Nowadays, academic publishing has become a multi-billion industry. Not knowledge as such, but profits are key in this industry. This commodification of knowledge production can be seen as a treath to academic culture.
In this paper, we focus on investigating the discursive strategies appropriated by and the new connotations of Chinese national identity and nationalism advocated in the recent Chinese national blockbuster My People My Country (MPMC).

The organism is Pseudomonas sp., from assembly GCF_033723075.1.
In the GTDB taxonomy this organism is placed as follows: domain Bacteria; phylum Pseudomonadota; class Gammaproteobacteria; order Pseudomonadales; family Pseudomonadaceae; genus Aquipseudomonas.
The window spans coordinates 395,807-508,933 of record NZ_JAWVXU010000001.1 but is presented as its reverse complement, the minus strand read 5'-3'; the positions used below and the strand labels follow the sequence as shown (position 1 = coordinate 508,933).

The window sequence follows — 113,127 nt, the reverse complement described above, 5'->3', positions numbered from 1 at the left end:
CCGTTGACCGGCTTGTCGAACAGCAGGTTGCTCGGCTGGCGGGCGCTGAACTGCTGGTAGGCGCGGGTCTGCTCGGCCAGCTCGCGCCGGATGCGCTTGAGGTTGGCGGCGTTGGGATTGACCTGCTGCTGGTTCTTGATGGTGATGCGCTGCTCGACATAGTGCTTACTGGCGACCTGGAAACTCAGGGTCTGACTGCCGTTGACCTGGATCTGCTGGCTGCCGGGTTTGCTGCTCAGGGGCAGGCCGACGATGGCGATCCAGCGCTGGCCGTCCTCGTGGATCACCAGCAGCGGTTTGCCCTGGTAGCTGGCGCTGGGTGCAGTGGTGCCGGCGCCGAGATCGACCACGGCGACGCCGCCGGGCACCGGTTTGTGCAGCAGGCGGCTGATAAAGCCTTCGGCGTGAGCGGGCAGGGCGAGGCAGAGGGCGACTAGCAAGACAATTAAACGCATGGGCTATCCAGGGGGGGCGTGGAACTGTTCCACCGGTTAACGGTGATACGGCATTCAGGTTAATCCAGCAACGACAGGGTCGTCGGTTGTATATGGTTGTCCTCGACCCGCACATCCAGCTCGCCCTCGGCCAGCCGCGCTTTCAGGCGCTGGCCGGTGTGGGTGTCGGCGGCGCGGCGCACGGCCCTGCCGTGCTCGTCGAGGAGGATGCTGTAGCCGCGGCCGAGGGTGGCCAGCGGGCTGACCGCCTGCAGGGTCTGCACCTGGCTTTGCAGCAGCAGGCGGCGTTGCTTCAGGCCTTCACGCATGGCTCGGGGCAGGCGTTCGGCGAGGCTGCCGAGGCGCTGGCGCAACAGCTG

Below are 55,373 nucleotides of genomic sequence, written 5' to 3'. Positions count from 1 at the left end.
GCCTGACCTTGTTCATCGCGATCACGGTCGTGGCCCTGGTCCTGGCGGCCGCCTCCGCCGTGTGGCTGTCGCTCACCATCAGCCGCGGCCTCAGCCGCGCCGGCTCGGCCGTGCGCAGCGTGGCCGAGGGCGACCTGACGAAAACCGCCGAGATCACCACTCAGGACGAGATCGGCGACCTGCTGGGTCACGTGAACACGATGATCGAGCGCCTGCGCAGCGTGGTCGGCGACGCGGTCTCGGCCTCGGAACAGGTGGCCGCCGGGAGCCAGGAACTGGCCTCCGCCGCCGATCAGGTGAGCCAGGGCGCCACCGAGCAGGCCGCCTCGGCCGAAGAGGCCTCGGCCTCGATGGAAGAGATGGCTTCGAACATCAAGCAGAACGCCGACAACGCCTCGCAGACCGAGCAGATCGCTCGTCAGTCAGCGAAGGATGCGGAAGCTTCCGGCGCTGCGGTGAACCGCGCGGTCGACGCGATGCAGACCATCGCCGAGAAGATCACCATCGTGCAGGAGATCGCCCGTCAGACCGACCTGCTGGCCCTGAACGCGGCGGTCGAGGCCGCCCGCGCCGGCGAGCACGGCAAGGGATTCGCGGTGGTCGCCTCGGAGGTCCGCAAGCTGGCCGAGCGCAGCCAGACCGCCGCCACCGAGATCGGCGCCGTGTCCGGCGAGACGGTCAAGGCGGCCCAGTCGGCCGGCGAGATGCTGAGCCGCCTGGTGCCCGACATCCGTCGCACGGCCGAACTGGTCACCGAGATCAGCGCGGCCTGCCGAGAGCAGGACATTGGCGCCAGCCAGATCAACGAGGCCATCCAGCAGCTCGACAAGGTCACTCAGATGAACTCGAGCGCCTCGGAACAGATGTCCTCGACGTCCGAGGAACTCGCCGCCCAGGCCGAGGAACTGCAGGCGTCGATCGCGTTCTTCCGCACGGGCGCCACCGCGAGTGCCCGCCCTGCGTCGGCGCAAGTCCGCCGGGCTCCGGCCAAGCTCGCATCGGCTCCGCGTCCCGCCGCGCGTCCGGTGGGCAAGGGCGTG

Although we tend to think about digital humanities as the application of quantitative methods to digitized material, other digital tools can impact scholarship considerably. I introduce three types of born-digital publications: public databases, hypertext journals, and companion websites. I argue that these are digital humanities tools that drive nonlinear research practices, enabling personal and communal readings.